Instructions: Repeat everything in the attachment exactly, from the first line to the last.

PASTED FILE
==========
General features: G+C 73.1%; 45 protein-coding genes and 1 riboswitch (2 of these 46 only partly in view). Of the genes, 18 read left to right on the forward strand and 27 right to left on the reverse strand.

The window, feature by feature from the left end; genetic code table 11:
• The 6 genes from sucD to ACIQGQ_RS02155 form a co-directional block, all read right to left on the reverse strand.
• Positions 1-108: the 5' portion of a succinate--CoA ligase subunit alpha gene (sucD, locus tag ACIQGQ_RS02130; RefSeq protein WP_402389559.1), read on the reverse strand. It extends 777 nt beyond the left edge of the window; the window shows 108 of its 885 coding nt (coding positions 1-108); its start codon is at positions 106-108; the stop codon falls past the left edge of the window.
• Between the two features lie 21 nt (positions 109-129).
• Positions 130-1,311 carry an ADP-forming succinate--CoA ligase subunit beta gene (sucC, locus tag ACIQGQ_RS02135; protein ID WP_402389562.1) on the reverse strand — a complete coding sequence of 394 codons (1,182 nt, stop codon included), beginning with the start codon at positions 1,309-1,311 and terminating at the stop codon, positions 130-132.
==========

General features: G+C 73.1%; 45 protein-coding genes and 1 riboswitch (2 of these 46 only partly in view). Of the genes, 18 read left to right on the forward strand and 27 right to left on the reverse strand.

The window, feature by feature from the left end; genetic code table 11:
• The 6 genes from sucD to ACIQGQ_RS02155 form a co-directional block, all read right to left on the reverse strand.
• Positions 1-108: the 5' portion of a succinate--CoA ligase subunit alpha gene (sucD, locus tag ACIQGQ_RS02130; RefSeq protein WP_402389559.1), read on the reverse strand. It extends 777 nt beyond the left edge of the window; the window shows 108 of its 885 coding nt (coding positions 1-108); its start codon is at positions 106-108; the stop codon falls past the left edge of the window.
• Between the two features lie 21 nt (positions 109-129).
• Positions 130-1,311 carry an ADP-forming succinate--CoA ligase subunit beta gene (sucC, locus tag ACIQGQ_RS02135; protein ID WP_402389562.1) on the reverse strand — a complete coding sequence of 394 codons (1,182 nt, stop codon included), beginning with the start codon at positions 1,309-1,311 and terminating at the stop codon, positions 130-132.